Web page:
The same is true today; our understanding of the nature of rescue is at stake.

As the Emerging Church has grown in prominence, some have begun to label it a “conversation of heresy,” especially a conversation steeped in the so-called Pelagian heresy. Likewise, some have charged Pagitt with the so-called heresy of Pelagianism. Therefore, because the Emerging Church is becoming a dominant alternative within broader evangelicalism it is important to understand the significance of this movement’s theology. Furthermore, because Pagitt is a significant leader and thinker within the Emerging Church, it behooves the Grand Rapids Church to examine how his “hope-filled, open-armed, alive-and-well-faith for the left out, left behind, and let down in us all”15 is a repackaged previously existing version of Christian spirituality. There is nothing innovative and fresh about it.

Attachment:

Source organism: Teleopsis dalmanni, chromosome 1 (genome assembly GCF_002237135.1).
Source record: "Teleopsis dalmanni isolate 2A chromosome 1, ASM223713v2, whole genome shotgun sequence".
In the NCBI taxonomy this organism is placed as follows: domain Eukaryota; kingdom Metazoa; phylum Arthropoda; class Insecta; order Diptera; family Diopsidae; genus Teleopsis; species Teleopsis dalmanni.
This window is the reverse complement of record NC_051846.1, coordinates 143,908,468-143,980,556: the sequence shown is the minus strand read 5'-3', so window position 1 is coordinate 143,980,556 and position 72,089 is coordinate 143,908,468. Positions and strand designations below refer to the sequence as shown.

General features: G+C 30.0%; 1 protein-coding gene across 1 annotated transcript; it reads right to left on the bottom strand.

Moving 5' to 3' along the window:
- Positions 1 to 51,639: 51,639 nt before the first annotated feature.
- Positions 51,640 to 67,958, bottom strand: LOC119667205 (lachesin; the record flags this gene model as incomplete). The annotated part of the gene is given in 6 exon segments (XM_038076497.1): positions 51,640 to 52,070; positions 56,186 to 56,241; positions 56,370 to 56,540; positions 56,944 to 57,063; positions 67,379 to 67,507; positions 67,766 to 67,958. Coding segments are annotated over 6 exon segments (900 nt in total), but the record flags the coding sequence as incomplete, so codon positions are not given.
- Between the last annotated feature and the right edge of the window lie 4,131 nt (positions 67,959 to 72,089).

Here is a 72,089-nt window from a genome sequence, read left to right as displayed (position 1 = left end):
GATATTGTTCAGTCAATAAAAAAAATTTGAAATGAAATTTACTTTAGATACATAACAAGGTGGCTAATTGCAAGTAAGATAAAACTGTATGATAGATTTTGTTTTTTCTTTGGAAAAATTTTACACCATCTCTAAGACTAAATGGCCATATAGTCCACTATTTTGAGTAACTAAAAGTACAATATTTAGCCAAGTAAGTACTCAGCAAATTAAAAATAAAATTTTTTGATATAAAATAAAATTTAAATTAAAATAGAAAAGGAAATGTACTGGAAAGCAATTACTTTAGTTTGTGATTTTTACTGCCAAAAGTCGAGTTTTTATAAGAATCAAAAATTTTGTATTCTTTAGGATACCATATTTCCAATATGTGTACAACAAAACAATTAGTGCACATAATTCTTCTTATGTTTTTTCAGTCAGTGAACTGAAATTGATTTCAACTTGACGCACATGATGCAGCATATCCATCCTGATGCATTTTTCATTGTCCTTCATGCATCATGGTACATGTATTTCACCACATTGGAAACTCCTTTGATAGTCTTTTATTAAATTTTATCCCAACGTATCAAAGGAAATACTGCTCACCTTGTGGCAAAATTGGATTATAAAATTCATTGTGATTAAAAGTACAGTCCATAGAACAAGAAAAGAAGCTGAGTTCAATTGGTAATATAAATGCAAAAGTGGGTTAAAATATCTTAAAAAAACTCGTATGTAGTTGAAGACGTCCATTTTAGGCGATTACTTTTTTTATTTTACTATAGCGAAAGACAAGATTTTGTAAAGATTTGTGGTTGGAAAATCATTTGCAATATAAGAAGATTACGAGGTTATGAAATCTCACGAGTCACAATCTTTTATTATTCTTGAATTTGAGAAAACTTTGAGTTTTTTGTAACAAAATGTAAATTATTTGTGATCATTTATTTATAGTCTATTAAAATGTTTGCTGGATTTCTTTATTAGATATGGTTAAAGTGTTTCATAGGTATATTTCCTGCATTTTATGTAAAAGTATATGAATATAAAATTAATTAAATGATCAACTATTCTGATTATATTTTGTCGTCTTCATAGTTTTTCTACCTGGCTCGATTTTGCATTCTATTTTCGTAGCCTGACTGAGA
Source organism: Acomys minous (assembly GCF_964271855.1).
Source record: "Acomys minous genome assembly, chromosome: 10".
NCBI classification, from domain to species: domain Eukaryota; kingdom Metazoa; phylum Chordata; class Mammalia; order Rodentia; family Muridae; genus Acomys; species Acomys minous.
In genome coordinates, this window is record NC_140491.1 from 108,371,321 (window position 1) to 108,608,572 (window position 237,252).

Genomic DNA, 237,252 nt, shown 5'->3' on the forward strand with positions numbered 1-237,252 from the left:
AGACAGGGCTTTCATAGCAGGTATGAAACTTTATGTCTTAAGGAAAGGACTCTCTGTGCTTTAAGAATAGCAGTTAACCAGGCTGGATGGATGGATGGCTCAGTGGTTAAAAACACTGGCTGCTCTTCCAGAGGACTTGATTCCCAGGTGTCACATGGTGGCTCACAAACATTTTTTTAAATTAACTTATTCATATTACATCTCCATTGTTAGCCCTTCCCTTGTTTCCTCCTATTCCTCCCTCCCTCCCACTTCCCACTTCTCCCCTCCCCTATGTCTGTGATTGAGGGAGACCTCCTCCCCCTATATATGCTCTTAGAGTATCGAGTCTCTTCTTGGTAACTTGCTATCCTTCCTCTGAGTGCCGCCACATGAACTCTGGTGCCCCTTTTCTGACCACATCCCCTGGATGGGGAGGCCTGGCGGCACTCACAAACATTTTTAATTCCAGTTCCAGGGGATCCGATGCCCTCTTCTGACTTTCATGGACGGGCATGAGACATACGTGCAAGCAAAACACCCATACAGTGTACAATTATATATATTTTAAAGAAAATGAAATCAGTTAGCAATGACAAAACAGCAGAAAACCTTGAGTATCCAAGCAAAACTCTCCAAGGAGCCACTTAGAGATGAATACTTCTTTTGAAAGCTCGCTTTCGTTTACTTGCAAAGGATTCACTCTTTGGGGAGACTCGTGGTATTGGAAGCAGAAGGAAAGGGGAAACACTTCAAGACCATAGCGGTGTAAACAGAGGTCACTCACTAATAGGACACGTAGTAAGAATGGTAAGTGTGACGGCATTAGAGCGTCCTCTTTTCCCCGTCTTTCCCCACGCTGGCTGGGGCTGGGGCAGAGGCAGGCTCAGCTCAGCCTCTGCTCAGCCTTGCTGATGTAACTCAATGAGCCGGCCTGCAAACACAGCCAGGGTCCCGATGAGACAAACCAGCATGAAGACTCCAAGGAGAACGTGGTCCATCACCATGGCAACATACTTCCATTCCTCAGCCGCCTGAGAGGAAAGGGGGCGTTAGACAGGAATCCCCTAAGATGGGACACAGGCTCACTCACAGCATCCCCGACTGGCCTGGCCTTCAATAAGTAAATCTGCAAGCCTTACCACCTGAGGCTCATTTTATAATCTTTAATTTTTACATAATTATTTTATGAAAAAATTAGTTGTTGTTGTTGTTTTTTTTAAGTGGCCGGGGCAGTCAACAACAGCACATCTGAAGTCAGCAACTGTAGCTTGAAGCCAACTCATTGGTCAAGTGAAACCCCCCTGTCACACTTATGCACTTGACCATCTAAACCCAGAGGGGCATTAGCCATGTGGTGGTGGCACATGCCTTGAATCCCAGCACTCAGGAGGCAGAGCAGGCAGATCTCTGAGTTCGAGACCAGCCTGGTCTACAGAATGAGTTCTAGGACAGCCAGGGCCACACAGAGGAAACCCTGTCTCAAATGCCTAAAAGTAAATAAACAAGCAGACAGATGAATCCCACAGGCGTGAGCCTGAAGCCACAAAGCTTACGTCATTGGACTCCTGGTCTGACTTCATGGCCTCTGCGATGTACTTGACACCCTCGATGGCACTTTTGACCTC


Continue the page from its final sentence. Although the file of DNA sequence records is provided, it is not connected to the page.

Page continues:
1. Tony Jones, The New Christians: Dispatches from the Emergent Frontier (San Francisco: Jossey-Bass, 2008), 2. []
  2. “25 Most Influential Evangelicals In America,” Time Magazine, February 7, 2005. []
  3. Brian McLaren, The Story We Find Ourselves In (San Francisco: Jossy-Bass, 2003) 102. []
  4. See Spencer Burke, A Heretic’s Guide to Eternity (San Francisco: Jossey-Bass, 2006). []
  5. While Rob Bell, pastor of Mars Hill Bible Church, may not himself deny the bodily resurrection of Jesus Christ, this statement certainly leaves open the possibility that the tomb might, for all we know, not be empty. []
  6. Tony Jones wrote a series ‘debunking’ Original Sin from January 26 to March 9, 2009. See Original Sin: The Genesis of a Doctrine, 29 January 2009 and Original Sin: Paul, Romans 5, and the Heart of the Issue, 16 February, 2009, []
  7. Tony Jones, Original Sin: A Depraved Idea, 26 January, 2009. and Was Paul Wrong? 18 February, 2009, []
  8. Doug Pagitt, A Christianity Worth Believing (San Francisco: Jossey-Bass, 2008), 2. []
  9. Pagitt, Christianity, xii. (Emphasis mine). []
  10. Pagitt, Christianity, 49. []
  11. W. C. Frend, The Rise of Christianity (Philadelphia: Fortress Press, 1984.), 675. []
  12. Frend, Rise of Christianity, 674. []
  13. Roger E. Olson, The Story of Christian Theology (Downers Grove, IL: IVP Academic, 1999), 269. []
  14. Olson, Christian Theology, 13. []
  15. The subtitle to Pagitt’s book. []